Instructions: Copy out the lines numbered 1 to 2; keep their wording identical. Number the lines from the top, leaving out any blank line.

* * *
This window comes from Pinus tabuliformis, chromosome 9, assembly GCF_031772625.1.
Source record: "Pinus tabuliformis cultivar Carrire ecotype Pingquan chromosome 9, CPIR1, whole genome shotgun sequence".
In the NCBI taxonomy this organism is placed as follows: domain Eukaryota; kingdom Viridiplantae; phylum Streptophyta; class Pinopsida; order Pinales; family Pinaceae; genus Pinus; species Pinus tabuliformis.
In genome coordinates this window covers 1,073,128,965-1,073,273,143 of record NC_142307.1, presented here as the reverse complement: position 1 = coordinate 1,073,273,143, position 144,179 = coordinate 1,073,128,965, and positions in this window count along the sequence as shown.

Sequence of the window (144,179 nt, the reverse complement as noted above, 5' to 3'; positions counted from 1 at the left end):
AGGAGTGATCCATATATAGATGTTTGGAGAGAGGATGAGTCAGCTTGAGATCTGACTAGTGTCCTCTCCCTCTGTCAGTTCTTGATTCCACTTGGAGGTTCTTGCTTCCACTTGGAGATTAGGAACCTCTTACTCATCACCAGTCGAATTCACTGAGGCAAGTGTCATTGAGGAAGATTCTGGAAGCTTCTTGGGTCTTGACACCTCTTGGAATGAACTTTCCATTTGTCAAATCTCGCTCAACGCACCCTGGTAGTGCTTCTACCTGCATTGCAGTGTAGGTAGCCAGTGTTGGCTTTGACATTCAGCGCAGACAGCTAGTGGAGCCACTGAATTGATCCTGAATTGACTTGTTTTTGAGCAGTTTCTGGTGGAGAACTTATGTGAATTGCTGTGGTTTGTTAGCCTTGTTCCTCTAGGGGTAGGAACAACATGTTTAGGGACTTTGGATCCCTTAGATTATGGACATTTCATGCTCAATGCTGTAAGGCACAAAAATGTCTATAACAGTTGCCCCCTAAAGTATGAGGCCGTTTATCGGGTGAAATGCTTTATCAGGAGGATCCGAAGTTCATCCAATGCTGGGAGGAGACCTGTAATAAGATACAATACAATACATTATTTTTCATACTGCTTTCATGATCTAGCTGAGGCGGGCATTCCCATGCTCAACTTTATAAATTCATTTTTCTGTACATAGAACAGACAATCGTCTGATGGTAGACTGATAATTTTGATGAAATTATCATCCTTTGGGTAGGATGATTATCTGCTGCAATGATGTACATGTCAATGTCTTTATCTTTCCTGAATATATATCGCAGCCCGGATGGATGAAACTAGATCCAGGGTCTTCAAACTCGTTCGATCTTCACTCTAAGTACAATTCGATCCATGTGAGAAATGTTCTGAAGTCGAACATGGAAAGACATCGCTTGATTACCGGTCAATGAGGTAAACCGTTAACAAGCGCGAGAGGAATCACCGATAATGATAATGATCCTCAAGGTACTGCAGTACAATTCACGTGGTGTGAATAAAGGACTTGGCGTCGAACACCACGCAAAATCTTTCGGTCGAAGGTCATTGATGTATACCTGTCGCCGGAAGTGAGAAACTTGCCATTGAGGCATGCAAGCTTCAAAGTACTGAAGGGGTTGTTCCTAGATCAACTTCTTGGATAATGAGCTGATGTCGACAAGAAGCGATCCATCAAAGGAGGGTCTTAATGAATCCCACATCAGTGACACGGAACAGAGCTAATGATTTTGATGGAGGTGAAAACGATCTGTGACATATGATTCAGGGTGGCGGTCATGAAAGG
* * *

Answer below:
This window comes from Pinus tabuliformis, chromosome 9, assembly GCF_031772625.1.
Source record: "Pinus tabuliformis cultivar Carrire ecotype Pingquan chromosome 9, CPIR1, whole genome shotgun sequence".